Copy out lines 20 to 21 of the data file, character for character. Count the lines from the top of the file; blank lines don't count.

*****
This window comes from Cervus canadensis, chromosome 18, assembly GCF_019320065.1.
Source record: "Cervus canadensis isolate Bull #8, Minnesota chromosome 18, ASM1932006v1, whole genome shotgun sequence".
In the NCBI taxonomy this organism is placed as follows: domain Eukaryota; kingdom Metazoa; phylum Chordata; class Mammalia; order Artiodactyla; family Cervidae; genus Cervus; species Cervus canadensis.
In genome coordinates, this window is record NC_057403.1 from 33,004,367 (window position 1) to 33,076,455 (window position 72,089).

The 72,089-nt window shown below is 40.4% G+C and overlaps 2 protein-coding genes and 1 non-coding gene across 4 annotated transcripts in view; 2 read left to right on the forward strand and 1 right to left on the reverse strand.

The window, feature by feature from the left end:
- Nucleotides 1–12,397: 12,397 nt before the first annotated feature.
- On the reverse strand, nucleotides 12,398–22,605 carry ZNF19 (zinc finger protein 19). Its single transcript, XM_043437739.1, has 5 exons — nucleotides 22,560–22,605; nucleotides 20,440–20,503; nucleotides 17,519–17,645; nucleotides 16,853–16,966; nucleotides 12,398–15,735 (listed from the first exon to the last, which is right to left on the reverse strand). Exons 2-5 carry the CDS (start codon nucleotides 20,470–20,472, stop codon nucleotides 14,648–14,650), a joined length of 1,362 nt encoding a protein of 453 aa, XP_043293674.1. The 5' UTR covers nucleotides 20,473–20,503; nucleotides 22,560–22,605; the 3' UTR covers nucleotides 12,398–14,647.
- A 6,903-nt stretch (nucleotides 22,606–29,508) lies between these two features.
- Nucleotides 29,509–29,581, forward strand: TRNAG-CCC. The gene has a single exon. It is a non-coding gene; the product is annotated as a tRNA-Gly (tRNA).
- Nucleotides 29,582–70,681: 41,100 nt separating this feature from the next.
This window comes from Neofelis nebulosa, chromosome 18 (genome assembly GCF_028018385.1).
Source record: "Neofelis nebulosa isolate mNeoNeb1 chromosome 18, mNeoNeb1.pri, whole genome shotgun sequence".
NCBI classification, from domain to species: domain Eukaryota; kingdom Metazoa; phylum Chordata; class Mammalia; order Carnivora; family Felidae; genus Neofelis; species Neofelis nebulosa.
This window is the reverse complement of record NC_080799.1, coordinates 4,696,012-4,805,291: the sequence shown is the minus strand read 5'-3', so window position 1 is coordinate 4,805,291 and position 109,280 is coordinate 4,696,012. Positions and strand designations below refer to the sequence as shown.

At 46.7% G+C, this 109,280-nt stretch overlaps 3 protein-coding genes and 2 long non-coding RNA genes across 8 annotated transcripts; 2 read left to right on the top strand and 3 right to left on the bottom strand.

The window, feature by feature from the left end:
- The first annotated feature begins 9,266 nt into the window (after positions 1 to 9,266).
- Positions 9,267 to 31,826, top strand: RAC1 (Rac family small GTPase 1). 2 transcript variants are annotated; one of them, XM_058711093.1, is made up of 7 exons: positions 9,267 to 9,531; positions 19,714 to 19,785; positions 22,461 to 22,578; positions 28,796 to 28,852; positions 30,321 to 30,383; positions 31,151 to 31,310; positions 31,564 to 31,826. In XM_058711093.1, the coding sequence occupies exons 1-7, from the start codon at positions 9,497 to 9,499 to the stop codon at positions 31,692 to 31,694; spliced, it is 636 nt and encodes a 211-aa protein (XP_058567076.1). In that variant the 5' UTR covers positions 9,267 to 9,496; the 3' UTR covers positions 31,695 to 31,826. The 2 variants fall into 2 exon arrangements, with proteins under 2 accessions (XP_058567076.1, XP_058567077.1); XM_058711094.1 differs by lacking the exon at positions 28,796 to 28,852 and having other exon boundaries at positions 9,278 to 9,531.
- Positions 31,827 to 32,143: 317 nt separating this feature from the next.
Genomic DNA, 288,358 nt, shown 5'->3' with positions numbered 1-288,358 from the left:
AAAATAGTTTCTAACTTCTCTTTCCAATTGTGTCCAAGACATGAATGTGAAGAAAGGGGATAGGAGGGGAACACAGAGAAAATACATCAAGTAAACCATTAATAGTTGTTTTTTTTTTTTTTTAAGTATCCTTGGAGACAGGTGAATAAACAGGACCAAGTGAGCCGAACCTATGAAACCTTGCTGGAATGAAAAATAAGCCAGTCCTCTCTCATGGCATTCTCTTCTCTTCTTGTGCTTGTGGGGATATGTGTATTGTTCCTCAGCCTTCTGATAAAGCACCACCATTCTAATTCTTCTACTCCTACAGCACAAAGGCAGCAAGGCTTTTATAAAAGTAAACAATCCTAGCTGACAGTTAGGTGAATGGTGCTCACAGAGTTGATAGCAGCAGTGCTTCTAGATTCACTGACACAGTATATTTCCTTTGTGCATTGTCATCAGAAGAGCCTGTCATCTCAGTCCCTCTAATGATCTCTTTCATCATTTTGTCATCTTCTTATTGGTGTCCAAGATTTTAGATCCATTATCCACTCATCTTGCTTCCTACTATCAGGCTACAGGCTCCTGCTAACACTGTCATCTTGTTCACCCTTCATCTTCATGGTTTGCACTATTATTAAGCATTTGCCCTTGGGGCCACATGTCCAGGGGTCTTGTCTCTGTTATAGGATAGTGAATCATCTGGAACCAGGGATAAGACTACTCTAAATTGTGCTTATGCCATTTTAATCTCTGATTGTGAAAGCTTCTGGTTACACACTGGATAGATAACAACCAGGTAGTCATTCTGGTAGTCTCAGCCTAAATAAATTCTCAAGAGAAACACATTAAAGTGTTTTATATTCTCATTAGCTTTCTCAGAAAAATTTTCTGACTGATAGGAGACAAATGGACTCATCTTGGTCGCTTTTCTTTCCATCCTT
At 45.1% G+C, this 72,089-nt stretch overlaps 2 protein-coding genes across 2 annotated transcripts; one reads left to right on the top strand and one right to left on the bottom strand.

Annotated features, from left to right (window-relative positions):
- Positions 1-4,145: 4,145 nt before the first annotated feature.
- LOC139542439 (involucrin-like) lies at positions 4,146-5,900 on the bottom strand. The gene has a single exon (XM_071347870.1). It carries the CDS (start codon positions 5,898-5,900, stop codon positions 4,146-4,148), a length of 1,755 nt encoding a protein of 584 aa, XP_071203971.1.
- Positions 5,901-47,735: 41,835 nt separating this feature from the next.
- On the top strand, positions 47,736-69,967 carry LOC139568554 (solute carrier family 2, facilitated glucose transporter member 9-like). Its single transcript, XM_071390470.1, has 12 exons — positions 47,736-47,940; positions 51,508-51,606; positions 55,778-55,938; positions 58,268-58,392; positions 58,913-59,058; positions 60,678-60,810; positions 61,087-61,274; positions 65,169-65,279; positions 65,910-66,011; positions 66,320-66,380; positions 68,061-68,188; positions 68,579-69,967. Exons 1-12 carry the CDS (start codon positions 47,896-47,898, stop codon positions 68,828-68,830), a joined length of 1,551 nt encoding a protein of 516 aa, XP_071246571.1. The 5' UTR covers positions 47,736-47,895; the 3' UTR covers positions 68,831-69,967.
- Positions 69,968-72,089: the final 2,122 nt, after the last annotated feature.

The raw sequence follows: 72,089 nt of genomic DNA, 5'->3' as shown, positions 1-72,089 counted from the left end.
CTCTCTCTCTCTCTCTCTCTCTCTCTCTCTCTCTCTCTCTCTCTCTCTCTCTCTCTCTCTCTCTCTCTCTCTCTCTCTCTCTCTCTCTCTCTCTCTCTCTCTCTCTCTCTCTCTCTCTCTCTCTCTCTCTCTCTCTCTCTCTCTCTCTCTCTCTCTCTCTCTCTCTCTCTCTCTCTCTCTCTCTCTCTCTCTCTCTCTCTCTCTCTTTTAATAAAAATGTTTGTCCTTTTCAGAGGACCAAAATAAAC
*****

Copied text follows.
- Positions 31,827 to 32,143: 317 nt separating this feature from the next.
Genomic DNA, 288,358 nt, shown 5'->3' with positions numbered 1-288,358 from the left: